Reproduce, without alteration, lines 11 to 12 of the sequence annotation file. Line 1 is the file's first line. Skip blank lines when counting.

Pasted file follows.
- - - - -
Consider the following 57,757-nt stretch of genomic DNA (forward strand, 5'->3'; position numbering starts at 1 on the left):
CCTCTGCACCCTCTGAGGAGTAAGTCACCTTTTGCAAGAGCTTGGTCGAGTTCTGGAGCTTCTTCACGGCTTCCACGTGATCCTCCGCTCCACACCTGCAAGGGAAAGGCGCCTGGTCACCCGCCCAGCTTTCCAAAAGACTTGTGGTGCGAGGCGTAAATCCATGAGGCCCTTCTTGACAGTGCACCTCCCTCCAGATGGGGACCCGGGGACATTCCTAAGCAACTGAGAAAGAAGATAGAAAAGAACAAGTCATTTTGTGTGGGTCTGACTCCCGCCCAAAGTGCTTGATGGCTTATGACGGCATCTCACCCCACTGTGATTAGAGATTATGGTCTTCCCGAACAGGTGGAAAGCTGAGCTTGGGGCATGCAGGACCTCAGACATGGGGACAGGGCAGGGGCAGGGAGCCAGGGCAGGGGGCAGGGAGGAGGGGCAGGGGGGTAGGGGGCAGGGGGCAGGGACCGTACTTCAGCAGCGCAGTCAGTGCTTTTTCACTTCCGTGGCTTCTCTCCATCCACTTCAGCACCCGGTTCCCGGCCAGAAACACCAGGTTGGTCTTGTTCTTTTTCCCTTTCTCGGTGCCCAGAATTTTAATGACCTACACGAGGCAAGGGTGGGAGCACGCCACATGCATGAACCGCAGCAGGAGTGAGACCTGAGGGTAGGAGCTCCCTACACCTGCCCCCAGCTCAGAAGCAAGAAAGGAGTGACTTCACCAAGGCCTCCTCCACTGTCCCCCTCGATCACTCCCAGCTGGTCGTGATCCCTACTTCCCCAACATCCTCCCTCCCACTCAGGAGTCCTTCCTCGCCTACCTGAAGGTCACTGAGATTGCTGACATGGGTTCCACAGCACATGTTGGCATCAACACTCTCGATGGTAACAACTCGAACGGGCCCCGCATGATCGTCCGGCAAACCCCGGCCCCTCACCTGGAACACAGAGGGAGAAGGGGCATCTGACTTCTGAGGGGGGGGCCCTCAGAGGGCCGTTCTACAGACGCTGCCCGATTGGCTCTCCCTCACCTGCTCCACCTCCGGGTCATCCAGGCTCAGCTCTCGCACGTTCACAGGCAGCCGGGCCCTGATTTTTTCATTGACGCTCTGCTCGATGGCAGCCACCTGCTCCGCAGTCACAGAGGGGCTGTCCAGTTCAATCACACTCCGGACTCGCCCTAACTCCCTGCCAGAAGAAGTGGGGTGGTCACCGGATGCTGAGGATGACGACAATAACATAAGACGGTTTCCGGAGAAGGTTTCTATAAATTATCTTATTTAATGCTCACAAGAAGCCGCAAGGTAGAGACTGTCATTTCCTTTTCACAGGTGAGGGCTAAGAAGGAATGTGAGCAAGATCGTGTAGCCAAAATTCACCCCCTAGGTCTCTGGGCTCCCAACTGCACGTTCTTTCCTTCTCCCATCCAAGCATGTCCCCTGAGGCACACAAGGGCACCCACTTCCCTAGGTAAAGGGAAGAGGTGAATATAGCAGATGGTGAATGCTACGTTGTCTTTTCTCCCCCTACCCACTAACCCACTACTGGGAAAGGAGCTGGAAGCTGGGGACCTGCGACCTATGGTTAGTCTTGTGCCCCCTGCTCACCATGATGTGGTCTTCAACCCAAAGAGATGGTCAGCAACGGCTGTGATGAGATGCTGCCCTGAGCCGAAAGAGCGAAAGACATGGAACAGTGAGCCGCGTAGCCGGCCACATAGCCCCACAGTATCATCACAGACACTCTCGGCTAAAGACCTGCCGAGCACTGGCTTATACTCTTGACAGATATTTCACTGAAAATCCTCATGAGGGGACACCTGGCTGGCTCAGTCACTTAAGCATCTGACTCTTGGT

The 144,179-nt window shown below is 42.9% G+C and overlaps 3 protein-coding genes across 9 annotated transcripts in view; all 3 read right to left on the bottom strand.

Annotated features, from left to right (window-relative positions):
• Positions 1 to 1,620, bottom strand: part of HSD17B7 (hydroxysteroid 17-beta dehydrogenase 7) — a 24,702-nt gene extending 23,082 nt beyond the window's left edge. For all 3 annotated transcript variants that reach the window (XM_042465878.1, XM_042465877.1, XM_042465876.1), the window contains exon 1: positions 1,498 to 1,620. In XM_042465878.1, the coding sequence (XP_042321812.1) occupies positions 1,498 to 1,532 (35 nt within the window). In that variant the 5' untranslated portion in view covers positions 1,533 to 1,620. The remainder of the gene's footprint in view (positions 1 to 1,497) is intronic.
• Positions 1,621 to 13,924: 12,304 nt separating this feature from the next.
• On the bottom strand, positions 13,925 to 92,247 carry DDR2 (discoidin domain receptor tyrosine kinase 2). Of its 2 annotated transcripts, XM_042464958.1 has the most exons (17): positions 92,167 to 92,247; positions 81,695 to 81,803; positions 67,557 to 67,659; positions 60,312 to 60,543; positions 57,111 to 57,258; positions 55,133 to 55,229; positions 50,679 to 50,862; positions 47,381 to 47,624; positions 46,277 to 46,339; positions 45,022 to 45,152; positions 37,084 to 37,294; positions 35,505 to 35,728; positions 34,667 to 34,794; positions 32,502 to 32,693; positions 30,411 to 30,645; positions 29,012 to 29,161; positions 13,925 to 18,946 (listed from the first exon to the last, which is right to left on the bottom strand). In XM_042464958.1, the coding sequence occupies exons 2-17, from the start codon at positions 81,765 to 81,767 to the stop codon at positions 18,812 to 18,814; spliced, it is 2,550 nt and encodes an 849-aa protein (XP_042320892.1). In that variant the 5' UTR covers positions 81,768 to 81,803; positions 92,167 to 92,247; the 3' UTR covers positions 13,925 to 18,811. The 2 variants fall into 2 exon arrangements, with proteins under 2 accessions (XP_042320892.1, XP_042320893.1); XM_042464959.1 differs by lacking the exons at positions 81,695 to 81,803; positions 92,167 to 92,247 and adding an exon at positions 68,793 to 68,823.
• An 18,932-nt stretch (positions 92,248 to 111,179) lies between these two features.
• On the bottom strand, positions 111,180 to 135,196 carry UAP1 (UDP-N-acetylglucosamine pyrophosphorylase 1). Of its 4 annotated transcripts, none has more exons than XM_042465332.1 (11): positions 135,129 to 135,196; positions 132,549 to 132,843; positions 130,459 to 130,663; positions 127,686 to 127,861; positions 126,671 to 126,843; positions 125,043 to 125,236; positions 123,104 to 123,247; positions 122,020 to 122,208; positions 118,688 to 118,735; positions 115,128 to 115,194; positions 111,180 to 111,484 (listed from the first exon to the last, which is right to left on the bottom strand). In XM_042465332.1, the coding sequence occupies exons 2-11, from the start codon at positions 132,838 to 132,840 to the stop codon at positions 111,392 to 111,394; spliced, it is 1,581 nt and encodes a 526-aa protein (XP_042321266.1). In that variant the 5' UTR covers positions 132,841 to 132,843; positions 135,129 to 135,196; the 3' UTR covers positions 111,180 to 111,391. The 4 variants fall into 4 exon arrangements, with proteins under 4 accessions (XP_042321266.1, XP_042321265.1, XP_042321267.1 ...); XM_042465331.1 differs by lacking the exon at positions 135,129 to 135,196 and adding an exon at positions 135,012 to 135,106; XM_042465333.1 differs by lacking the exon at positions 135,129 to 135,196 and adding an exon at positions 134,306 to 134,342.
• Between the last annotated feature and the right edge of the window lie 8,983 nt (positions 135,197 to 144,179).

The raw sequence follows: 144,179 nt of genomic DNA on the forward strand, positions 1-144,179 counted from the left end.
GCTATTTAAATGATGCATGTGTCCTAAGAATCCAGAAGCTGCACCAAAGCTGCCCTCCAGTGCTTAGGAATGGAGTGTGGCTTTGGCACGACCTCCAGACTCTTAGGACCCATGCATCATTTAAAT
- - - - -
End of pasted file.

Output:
The raw sequence follows: 144,179 nt of genomic DNA on the forward strand, positions 1-144,179 counted from the left end.
GCTATTTAAATGATGCATGTGTCCTAAGAATCCAGAAGCTGCACCAAAGCTGCCCTCCAGTGCTTAGGAATGGAGTGTGGCTTTGGCACGACCTCCAGACTCTTAGGACCCATGCATCATTTAAAT